The National League Championship Series has become exactly what it should be. This is a meeting of two franchises with rich histories, progressive front offices and ultra-talented players, many of whom we're just getting to know. What fan wouldn't want to wring as much out of this as we can?
With Anthony Rizzo and Addison Russell among the Cubs wearing the biggest smiles after the 10-2 victory in Game 4, the Dodgers' dream of a short series is gone. The NLCS is tied, 2-2, and that means it will end this weekend at Wrigley Field, before the walls that have been covered in ivy since Bill Veeck had the idea to dress up the brick, which only seems right.
"It's just an interesting baseball series, man,'' Cubs manager Joe Maddon said. "I think it's great. I think it's great for baseball. I think if you're looking to garner new fans, this is a great venue for that. Kids are watching on TV, and it's very exciting. It's very exciting stuff.''
We're talking a best-of-three scenario to see who advances to face the Indians in the World Series, and the stars have aligned to deliver drama at such a level that it might approach the anticipation in Chicago, where a Cubs' championship hasn't been celebrated since 1908.
The Cubs last played in the World Series in 1945, and the franchise has suffered through a cruel series of close calls. The Cubs have a chance to get back to the doorstep tonight in Game 5, with Jon Lester due to face Kenta Maeda, the Japanese right-hander who led the Dodgers with 16 regular-season wins but hasn't been very effective over the last month.
But it's the Dodgers who would seem to have a pitching advantage in Game 6, with the best-in-the-business Clayton Kershaw set to face Kyle Hendricks, who isn't bad himself. In fact, he benefited from Kershaw's extended injury absence to claim the ERA title, which no Cub had done in 71 years.
There's no predicting what's going to happen in baseball. That's one of the beauties of the sport. But let's say form should hold. Lester beats Maeda, then Kershaw wins at Wrigley, as he did with seven shutout innings in Game 2.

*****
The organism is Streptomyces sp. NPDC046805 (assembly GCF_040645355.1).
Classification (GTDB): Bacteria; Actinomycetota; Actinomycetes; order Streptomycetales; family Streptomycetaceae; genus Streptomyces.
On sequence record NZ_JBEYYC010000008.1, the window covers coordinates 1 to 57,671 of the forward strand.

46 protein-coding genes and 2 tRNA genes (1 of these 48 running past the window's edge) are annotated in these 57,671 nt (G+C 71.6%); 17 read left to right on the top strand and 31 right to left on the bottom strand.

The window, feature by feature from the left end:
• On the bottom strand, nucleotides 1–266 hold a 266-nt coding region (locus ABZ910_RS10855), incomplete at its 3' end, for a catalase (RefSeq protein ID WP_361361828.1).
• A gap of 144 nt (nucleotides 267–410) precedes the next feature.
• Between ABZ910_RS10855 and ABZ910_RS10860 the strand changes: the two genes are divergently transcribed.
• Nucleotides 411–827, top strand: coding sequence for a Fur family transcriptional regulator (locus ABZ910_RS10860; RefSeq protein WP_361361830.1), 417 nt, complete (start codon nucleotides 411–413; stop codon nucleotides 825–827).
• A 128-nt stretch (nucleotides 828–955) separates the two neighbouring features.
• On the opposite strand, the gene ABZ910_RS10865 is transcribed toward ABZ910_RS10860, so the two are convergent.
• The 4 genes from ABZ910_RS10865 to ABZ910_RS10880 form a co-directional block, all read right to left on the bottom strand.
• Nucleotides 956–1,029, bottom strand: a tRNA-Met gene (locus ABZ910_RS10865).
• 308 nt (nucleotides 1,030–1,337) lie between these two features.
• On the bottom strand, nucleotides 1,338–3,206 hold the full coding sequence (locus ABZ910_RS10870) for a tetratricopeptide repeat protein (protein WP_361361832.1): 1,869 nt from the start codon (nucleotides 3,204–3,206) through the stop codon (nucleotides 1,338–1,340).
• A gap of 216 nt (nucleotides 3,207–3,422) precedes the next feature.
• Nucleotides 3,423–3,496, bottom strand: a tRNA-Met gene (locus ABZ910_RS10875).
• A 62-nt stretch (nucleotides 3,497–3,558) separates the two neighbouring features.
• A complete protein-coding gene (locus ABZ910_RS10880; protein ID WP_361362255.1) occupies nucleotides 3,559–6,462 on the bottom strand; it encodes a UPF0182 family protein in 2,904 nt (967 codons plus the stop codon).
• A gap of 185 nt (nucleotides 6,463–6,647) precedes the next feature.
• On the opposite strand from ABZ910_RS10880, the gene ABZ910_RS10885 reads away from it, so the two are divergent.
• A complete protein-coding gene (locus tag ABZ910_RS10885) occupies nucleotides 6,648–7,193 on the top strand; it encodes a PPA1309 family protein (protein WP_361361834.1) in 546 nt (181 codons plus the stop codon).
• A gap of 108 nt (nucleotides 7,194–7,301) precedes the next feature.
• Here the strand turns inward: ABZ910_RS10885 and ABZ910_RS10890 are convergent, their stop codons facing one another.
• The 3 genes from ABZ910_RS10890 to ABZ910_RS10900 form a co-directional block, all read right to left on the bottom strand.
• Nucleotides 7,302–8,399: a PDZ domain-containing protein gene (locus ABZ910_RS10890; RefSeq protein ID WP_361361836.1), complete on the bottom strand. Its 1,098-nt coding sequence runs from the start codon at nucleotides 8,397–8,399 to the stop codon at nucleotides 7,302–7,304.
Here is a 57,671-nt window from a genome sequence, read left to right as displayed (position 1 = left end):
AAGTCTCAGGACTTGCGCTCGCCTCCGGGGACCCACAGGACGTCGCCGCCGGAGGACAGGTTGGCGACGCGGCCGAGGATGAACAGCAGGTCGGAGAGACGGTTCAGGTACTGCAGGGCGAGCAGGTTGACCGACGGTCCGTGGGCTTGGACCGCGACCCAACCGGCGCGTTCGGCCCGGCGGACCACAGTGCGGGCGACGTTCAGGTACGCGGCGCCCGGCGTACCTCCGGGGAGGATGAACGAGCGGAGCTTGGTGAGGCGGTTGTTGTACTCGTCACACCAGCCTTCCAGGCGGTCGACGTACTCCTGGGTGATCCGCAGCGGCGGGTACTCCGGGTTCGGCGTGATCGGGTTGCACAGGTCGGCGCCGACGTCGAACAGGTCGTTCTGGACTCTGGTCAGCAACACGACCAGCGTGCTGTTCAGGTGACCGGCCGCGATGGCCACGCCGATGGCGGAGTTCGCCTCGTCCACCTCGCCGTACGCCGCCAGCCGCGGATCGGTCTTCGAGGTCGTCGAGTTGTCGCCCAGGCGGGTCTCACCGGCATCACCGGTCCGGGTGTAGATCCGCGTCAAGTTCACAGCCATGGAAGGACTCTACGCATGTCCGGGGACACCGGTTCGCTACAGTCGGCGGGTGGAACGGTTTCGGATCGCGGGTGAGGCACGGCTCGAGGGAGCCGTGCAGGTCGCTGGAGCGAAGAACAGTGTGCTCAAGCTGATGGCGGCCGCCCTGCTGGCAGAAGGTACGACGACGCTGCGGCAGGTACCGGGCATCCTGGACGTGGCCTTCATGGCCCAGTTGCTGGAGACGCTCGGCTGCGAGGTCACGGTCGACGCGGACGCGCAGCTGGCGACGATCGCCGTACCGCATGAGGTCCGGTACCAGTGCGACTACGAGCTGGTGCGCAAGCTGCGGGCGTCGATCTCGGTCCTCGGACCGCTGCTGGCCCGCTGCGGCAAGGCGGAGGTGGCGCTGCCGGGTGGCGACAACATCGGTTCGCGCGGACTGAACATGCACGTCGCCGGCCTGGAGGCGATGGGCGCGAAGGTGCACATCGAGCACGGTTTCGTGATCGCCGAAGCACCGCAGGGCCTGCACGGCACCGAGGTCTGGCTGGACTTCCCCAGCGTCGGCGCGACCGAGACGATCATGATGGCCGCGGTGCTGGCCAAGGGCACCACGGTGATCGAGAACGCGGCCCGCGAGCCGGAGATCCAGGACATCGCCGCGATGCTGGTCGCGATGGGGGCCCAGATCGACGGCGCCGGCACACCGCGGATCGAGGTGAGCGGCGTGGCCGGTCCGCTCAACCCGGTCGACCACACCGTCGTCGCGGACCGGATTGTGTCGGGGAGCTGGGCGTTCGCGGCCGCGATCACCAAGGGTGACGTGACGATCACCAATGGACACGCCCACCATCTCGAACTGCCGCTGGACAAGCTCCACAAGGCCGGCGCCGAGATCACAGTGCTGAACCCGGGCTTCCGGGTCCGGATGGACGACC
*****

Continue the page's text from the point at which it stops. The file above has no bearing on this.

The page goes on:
That would take us to Game 7 at the Friendly Confines, with the Dodgers throwing Game 3 winner Rich Hill against Jake Arrieta, who won the NL Cy Young Award over the Dodgers' Kershaw and Zack Greinke in 2015.
For the Cubs, winning tonight is imperative. The last thing they want to do is have to beat a fully rested Kershaw to avoid elimination. The Dodgers are 4-0 in games their ace has appeared in this postseason, and the Texas lefty most recently held the Cubs to three baserunners in seven innings, even though his trademark curveball wasn't sharp.
"[Thursday] will be a pretty nice day to come out on top, and going back home having to win one of two,'' Maddon said. "We've been pretty good at Wrigley all year.''
The Cubs built their 103-58 record around their success at Wrigley, where they were 57-24. They've won four of six there against the Dodgers, including the split last weekend.
Second-year third baseman Kris Bryant is the favorite to win the NL's Most Valuable Player Award, but Arrieta says Rizzo is "pretty much our MVP every year.'' Rizzo and Russell, the All-Star shortstop, were a combined 3-for-50 in the postseason before they both went 3-for-5 with a home run in a game when the Dodgers were uncharacteristically sloppy.
The Cubs wound up with 13 hits, and six Cubs (including lefty reliever Mike Montgomery) came through with runners in scoring position. It looked like the kind of tide-turning evening that could wind up counting for more than one win, but baseball is always far more complex than that.
"I think that this is a big win, for sure,'' said Rizzo, whose success at the plate followed a switch to teammate Matt Szczur's bat. "With Lester going tomorrow, [we know] what he's going to bring to the table. … Now we have a chance to take another one here tomorrow and go home with a 3-2 lead.''
For three innings, 20-year-old lefty Julio Urias was dealing for the Dodgers. But Ben Zobrist's bunt single started a four-run fourth inning that was capped by Russell's two-run homer off Urias, and before the game was over, every Cub in the lineup either scored or drove in a run.
Maddon had considered lineup changes after the Cubs were shut out in Games 2 and 3, the biggest of which no doubt would have been sitting Russell and moving Javier Baez to shortstop. Instead, Maddon danced with the ones who brung him, as Darrell Royal would say, and the Cubs just might be dancing all the way to the World Series.
Phil Rogers is a national columnist for MLB.com. This story was not subject to the approval of Major League Baseball or its clubs.